Reference : Physical and physiological impacts of different foam control strategies during a proc...
Scientific journals : Article
Life sciences : Biotechnology
Physical and physiological impacts of different foam control strategies during a process involving hydrophobic substrate for the lipase production by Yarrowia lipolytica
Kar, Tambi mailto [Université de Liège - ULiège > > > Doct. sc. agro. & ingé. biol.]
Destain, Jacqueline mailto [Université de Liège - ULiège > Chimie et bio-industries > Bio-industries >]
Thonart, Philippe mailto [Université de Liège - ULiège > Département des sciences de la vie > Biochimie et microbiologie industrielles >]
Delvigne, Frank mailto [Université de Liège - ULiège > Chimie et bio-industries > Bio-industries >]
Bioprocess and Biosystems Engineering
Yes (verified by ORBi)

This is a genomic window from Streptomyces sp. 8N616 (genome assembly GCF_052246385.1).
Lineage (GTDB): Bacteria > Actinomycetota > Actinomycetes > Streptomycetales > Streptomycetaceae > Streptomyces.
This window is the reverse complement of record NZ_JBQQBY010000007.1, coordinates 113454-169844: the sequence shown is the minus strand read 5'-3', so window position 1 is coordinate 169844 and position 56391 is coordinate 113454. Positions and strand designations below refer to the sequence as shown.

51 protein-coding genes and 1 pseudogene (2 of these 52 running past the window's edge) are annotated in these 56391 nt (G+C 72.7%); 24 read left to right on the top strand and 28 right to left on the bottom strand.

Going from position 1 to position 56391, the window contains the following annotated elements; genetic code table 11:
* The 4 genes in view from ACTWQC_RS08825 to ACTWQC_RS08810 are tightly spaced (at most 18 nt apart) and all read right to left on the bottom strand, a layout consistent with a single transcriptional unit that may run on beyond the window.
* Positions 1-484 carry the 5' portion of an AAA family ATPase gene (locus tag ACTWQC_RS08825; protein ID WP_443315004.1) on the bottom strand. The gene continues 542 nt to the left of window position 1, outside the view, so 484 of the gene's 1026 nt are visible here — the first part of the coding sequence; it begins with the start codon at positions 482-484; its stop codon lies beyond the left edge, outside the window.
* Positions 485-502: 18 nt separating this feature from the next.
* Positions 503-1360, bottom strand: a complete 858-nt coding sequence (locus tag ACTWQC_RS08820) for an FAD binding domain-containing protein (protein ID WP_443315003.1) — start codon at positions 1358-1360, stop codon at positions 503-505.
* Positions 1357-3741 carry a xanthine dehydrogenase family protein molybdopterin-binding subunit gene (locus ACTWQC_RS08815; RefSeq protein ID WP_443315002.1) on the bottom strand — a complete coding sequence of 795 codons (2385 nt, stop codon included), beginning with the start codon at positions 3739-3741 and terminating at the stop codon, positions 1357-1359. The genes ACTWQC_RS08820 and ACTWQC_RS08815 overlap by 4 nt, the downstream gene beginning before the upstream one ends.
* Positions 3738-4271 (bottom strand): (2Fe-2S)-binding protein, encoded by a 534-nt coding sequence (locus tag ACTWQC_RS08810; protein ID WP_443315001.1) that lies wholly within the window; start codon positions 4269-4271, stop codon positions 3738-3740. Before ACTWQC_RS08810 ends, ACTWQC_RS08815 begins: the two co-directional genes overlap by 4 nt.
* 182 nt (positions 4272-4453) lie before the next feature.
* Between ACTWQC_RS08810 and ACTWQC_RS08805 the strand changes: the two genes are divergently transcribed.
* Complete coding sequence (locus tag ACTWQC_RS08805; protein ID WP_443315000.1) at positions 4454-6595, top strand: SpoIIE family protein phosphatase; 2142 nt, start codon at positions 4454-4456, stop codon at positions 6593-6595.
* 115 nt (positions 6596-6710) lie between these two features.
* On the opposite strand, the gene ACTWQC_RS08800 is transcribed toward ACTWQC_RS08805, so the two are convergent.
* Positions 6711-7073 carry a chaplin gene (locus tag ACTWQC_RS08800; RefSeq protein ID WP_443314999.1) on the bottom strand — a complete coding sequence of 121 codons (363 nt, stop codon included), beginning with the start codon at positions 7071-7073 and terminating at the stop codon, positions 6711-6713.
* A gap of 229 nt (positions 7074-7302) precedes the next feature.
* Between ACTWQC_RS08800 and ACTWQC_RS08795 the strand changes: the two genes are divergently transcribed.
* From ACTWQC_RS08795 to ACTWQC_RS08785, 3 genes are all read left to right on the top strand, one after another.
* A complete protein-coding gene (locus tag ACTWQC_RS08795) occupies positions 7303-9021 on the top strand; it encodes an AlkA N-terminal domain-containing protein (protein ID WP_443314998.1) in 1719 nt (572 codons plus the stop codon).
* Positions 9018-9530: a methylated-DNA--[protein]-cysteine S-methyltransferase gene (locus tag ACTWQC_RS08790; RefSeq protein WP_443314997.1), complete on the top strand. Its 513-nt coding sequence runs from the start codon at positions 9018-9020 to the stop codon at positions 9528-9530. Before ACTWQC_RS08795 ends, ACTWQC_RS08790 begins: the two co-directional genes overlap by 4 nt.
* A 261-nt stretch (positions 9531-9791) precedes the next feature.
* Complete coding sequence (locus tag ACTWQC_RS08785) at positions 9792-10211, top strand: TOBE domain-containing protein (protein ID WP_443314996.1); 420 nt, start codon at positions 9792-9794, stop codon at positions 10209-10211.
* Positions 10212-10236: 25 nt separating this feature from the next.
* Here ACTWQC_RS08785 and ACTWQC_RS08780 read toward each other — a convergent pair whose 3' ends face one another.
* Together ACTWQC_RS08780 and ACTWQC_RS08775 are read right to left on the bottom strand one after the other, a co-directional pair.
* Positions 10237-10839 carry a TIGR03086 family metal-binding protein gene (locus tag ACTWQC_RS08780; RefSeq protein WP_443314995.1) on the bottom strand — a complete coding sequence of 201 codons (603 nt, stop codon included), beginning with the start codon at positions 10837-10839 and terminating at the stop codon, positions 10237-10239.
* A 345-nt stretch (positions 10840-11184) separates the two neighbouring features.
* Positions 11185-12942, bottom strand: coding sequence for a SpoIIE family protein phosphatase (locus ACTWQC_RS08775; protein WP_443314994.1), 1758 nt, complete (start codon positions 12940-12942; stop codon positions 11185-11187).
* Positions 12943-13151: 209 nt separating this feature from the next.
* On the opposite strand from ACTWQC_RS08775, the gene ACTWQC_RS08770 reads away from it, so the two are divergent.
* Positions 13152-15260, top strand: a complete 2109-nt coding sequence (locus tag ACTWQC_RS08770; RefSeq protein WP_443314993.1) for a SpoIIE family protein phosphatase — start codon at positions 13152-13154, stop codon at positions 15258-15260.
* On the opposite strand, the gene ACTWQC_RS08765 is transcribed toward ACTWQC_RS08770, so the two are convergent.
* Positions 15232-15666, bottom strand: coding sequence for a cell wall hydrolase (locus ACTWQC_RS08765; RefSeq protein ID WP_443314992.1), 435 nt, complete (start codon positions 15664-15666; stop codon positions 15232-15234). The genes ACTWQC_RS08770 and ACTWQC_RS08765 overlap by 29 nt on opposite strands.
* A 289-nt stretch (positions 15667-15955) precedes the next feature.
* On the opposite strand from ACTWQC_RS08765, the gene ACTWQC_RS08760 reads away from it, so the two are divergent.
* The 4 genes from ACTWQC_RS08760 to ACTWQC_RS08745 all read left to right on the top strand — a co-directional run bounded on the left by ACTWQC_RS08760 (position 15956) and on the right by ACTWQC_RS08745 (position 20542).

[en] The potentialities for the intensification of the process of lipase production by the yeast Yarrowia lipolytica on a renewable hydrophobic substrate (methyloleate) have been investigated. The key factor governing the lipase yield is the intensification of the oxygen transfer rate, considering the fact that Y. lipolytica is a strict aerobe. However, considering the nature of the substrate and the capacity for protein excretion and biosurfactant production of Y. lipolytica, intensification of oxygen transfer rate is accompanied by an excessive formation of foam. Two different foam control strategies have thus been implemented: a classical chemical foam control strategy (CFM) and a mechanical foam control (MFM) based on the Stirring As Foam Disruption (SAFD) principle. The second strategy allows foam control without any modifications of the physico-chemical properties of the broth. However, the MFM system design induced the formation of a persistent foam layer in the bioreactor. This phenomenon has led to the segregation of microbial cells between the foam phase and the liquid phase in the case of the bioreactors operated with MFM control, and induced a reduction at the level of the lipase yield. More interestingly, flow cytometry experiments have shown that residence time of microbial cells in the foam phase tends to induce a dimorphic transition which could potentially explain the reduction of lipase excretion.
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